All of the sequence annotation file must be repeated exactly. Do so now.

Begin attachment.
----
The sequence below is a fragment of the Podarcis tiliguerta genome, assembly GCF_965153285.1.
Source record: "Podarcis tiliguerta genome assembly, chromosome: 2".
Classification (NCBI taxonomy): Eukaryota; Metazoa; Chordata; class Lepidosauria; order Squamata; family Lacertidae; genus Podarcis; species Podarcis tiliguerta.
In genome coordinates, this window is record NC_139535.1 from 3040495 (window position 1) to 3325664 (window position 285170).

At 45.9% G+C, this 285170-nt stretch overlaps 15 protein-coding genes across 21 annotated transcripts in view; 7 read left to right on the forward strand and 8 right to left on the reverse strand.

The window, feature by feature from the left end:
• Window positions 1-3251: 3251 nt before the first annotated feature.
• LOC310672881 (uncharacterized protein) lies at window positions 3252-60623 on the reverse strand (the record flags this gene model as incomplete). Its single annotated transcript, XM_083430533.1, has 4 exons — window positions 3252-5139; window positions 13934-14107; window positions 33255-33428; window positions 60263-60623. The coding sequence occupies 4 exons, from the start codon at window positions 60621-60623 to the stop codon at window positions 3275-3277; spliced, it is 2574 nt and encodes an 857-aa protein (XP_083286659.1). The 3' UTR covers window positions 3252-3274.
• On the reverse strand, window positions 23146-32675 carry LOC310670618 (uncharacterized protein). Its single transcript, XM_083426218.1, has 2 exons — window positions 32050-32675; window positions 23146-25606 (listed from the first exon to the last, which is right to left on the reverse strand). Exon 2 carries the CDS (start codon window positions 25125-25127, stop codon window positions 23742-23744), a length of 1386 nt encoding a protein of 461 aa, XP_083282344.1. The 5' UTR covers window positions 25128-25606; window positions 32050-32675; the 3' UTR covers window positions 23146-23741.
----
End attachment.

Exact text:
The sequence below is a fragment of the Podarcis tiliguerta genome, assembly GCF_965153285.1.
Source record: "Podarcis tiliguerta genome assembly, chromosome: 2".
Classification (NCBI taxonomy): Eukaryota; Metazoa; Chordata; class Lepidosauria; order Squamata; family Lacertidae; genus Podarcis; species Podarcis tiliguerta.
In genome coordinates, this window is record NC_139535.1 from 3040495 (window position 1) to 3325664 (window position 285170).

At 45.9% G+C, this 285170-nt stretch overlaps 15 protein-coding genes across 21 annotated transcripts in view; 7 read left to right on the forward strand and 8 right to left on the reverse strand.

The window, feature by feature from the left end:
• Window positions 1-3251: 3251 nt before the first annotated feature.
• LOC310672881 (uncharacterized protein) lies at window positions 3252-60623 on the reverse strand (the record flags this gene model as incomplete). Its single annotated transcript, XM_083430533.1, has 4 exons — window positions 3252-5139; window positions 13934-14107; window positions 33255-33428; window positions 60263-60623. The coding sequence occupies 4 exons, from the start codon at window positions 60621-60623 to the stop codon at window positions 3275-3277; spliced, it is 2574 nt and encodes an 857-aa protein (XP_083286659.1). The 3' UTR covers window positions 3252-3274.
• On the reverse strand, window positions 23146-32675 carry LOC310670618 (uncharacterized protein). Its single transcript, XM_083426218.1, has 2 exons — window positions 32050-32675; window positions 23146-25606 (listed from the first exon to the last, which is right to left on the reverse strand). Exon 2 carries the CDS (start codon window positions 25125-25127, stop codon window positions 23742-23744), a length of 1386 nt encoding a protein of 461 aa, XP_083282344.1. The 5' UTR covers window positions 25128-25606; window positions 32050-32675; the 3' UTR covers window positions 23146-23741.